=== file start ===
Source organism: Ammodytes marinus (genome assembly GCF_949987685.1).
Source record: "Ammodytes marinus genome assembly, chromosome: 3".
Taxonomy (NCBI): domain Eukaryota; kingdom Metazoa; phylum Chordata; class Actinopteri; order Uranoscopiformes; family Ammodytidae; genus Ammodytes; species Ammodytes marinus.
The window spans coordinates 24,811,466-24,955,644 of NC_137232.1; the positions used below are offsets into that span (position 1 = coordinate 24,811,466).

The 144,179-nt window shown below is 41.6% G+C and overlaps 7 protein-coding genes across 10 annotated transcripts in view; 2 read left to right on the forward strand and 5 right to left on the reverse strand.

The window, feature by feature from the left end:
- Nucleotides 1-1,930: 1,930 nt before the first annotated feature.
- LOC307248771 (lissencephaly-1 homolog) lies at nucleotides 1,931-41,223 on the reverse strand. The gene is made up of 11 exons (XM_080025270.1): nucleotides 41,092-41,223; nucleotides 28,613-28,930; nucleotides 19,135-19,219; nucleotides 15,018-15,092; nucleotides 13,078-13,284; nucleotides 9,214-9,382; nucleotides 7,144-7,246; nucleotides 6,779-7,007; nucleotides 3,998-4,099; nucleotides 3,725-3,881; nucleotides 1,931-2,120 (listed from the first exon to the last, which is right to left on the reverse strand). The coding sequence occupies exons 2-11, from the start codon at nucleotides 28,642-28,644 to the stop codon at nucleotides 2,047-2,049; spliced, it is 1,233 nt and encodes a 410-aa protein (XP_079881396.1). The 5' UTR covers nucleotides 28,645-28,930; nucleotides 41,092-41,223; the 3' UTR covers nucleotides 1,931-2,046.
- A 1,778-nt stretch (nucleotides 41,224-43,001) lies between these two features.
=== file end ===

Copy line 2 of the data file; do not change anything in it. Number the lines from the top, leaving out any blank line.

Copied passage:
Source record: "Ammodytes marinus genome assembly, chromosome: 3".